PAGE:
Home Malware Fake Origin Energy Bill Emails Link to Malware

Fake Origin Energy Bill Emails Link to Malware

by Brett M. Christensen

Keep an eye out for bill emails that appear to come from Australian energy supplier Origin.  The emails feature the Origin logo and colour scheme and are designed to emulate genuine Origin bill notification emails. 

However, the emails are not from Origin. Instead, they are scams designed to trick recipients into clicking a link that downloads malware.

If you click the “View Bill” button, the malware will be downloaded to your computer.

To add to the illusion of legitimacy, secondary links in the fake bill open the genuine Origin website.

Rather bizarrely, the helpline number listed in the scam email belongs to an osteopathy provider located in NSW.

Origin Energy is warning Internet users about the malware attack via its website, noting:

Please be aware that we’ve had reports of customers and non-customers receiving fake Origin bills via email. If you believe you’ve received one of these emails, we strongly recommend not clicking on any links.

Origin has also published a report that explains how to tell a scam from a real Origin message.

Similar “Origin bill” malware messages were distributed in May 2017. And, scammers have used the names of other energy companies in almost identical fake bill malware attacks.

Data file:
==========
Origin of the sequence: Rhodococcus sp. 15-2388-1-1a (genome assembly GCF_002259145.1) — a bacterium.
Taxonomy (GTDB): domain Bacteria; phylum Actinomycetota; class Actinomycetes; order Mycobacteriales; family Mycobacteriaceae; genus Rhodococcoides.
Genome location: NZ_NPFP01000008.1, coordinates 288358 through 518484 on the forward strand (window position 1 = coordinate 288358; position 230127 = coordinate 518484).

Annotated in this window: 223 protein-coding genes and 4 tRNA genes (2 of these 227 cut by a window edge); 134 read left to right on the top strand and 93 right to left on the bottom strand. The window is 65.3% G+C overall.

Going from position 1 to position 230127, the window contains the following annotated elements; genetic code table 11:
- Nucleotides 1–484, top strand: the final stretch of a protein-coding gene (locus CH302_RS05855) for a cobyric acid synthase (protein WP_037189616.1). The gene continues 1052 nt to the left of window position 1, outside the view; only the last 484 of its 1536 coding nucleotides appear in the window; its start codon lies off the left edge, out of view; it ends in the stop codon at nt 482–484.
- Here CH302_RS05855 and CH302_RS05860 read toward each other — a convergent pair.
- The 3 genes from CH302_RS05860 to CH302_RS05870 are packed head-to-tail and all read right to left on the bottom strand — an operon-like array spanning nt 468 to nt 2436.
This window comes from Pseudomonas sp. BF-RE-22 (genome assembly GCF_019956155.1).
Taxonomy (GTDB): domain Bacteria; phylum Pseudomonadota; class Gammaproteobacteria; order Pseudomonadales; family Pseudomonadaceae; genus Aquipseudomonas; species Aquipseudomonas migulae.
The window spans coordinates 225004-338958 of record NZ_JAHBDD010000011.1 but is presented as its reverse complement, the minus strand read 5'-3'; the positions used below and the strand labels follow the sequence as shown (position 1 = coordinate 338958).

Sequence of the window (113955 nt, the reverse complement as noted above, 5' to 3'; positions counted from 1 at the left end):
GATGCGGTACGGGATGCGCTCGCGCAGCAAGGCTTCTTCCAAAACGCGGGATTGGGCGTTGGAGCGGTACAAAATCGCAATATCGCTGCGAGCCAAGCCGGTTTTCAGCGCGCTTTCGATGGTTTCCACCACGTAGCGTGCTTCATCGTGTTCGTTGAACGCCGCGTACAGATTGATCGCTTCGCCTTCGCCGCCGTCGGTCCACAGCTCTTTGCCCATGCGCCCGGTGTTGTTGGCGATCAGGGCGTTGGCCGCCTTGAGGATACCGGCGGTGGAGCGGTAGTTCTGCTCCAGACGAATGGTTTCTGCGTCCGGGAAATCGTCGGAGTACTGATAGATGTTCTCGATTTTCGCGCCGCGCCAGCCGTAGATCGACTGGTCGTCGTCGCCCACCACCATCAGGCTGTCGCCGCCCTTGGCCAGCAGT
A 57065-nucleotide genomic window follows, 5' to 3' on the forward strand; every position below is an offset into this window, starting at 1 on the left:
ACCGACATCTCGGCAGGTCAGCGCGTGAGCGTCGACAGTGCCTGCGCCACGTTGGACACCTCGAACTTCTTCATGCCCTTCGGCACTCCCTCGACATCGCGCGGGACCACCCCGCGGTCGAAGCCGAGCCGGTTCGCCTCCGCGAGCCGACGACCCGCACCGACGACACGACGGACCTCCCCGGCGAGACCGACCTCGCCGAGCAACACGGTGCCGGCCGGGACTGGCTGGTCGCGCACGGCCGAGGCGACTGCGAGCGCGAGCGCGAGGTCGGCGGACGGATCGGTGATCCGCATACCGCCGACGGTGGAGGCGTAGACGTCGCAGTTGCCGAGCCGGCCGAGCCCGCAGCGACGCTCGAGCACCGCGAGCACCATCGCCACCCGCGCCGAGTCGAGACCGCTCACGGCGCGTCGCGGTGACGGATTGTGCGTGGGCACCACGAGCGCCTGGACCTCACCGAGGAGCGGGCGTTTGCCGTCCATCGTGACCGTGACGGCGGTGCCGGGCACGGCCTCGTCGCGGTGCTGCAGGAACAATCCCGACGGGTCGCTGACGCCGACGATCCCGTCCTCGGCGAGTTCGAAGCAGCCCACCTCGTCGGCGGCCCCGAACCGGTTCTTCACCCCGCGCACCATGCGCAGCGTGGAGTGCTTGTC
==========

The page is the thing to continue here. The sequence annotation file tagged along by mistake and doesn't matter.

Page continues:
If you receive one of these bogus Origin bills, do not click any links or open any attachments that it contains.

An example of the malware email:

Fake Origin Energy Email

Importance Notice

After considerable thought and with an ache in my heart, I have decided that the time has come to close down the Hoax-Slayer website.

These days, the site does not generate enough revenue to cover expenses, and I do not have the financial resources to sustain it going forward.

Moreover, I now work long hours in a full-time and physically taxing job, so maintaining and managing the website and publishing new material has become difficult for me.

And finally, after 18 years of writing about scams and hoaxes, I feel that it is time for me to take my fingers off the keyboard and focus on other projects and pastimes.

When I first started Hoax-Slayer, I never dreamed that I would still be working on the project all these years later or that it would become such an important part of my life. It's been a fantastic and engaging experience and one that I will always treasure.

I hope that my work over the years has helped to make the Internet a little safer and thwarted the activities of at least a few scammers and malicious pranksters.

A Big Thank You

I would also like to thank all of those wonderful people who have supported the project by sharing information from the site, contributing examples of scams and hoaxes, offering suggestions, donating funds, or helping behind the scenes.

I would especially like to thank David White for his tireless contribution to the Hoax-Slayer Facebook Page over many years. David's support has been invaluable, and I can not thank him enough.

Closing Date

Hoax-Slayer will still be around for a few weeks while I wind things down. The site will go offline on May 31, 2021. While I will not be publishing any new posts, you can still access existing material on the site until the date of closure.

Thank you, one and all!

Brett Christensen,